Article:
In his book Youtility, Jay Baer discusses an unusual form of content marketing that may prove to be very effective. This new approach was first attempted by Hilton Worldwide, the parent company of Hilton Hotels. The goal of the program is not to promote Hilton hotels but, very simply, to be useful to a customer—and by doing so, to move the company from “content, to sharing, to sales,” the content marketing slogan coined by AlturaSolutions Communications.
The best way to tell you about @HiltonSuggests is to share an example. In 2012, someone with the Twitter handle @LTH wrote on Twitter that she was looking for some “good places to eat near the Magnolia Hotel in Dallas for Saturday.” A few minutes later, one of the communications people at @HiltonSuggests replied, “Wild Salsa in Main or Campisi’s on Elm are both awesome and within walking distance of your hotel.”
Now here’s the clincher: The Magnolia Hotel is not a Hilton property. @HiltonSuggests made this suggestion not to promote one of their own businesses, but simply to be useful to a customer. But according to Baer, the fact that someone at Hilton went out of their way to be useful means that the next time @LTH travels, she’s likely to remember that someone at Hilton helped her—which means that she may very well select another Hilton hotel when choosing a place to stay.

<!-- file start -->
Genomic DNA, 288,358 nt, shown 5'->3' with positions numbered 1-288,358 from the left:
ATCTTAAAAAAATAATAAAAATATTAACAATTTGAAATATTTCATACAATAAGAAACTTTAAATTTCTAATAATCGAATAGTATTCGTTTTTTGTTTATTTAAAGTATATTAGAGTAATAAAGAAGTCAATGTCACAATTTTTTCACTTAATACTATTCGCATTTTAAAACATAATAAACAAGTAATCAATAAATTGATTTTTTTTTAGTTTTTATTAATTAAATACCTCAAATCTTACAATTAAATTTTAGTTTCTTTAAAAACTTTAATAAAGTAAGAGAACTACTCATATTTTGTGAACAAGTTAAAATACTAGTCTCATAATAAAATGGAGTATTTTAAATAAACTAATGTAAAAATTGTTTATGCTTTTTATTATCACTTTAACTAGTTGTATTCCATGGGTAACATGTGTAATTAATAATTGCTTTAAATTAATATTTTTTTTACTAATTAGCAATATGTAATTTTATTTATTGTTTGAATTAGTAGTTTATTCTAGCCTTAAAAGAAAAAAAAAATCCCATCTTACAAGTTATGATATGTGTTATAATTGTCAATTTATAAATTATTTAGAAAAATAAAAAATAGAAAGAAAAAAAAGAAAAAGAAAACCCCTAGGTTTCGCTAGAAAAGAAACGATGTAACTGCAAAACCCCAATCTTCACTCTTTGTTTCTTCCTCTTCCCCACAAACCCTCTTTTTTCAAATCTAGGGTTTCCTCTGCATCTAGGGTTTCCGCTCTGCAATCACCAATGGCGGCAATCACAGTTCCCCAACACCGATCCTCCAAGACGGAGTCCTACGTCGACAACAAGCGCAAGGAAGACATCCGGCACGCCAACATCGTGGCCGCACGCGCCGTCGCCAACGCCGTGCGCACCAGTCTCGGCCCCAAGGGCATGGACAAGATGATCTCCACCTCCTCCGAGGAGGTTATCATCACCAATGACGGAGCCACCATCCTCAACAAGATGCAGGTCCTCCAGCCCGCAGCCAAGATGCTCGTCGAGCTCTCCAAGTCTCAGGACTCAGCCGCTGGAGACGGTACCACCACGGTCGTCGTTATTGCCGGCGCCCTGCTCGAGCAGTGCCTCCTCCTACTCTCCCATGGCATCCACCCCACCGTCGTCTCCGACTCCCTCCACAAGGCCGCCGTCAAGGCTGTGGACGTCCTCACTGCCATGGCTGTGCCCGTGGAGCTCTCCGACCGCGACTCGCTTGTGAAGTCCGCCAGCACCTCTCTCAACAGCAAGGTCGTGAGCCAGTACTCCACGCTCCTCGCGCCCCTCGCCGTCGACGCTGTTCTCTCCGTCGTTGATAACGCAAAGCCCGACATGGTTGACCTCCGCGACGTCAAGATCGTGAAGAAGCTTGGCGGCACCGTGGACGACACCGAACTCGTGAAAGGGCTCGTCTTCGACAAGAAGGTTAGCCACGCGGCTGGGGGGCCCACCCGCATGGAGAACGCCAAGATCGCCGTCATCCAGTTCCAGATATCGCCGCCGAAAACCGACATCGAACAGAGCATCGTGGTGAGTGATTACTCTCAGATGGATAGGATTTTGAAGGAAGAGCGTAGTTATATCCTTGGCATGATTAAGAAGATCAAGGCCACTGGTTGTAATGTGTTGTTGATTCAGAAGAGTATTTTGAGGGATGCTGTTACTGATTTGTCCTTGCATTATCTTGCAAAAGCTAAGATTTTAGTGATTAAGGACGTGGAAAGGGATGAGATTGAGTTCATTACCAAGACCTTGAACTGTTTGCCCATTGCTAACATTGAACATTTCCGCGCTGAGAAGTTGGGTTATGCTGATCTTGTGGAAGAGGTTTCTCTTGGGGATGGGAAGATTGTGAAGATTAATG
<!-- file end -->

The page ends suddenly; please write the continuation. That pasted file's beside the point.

Here’s another example. @RockStar wrote on Twitter, “Moving to Orlando. Anybody know of anyone who’s hiring at this time?” The next day, someone at @HiltonSuggests replied, “Check out OrlandoJobs.com for a comprehensive list of jobs in Orlando.” Again, the next time @RockStar travels, where do you think he’s likely to consider staying? You got it: a Hilton property.
Hilton views its @HiltonSuggests as a long-term strategy. They do not expect results overnight. But according to one of the communications marketing staff members leading the project, “We’re not looking to win your stay on the next trip. We’re looking to make a real, authentic connection with you and hopefully gain a customer for life.”
In essence, that’s what content marketing is all about.
By Robert Kravitz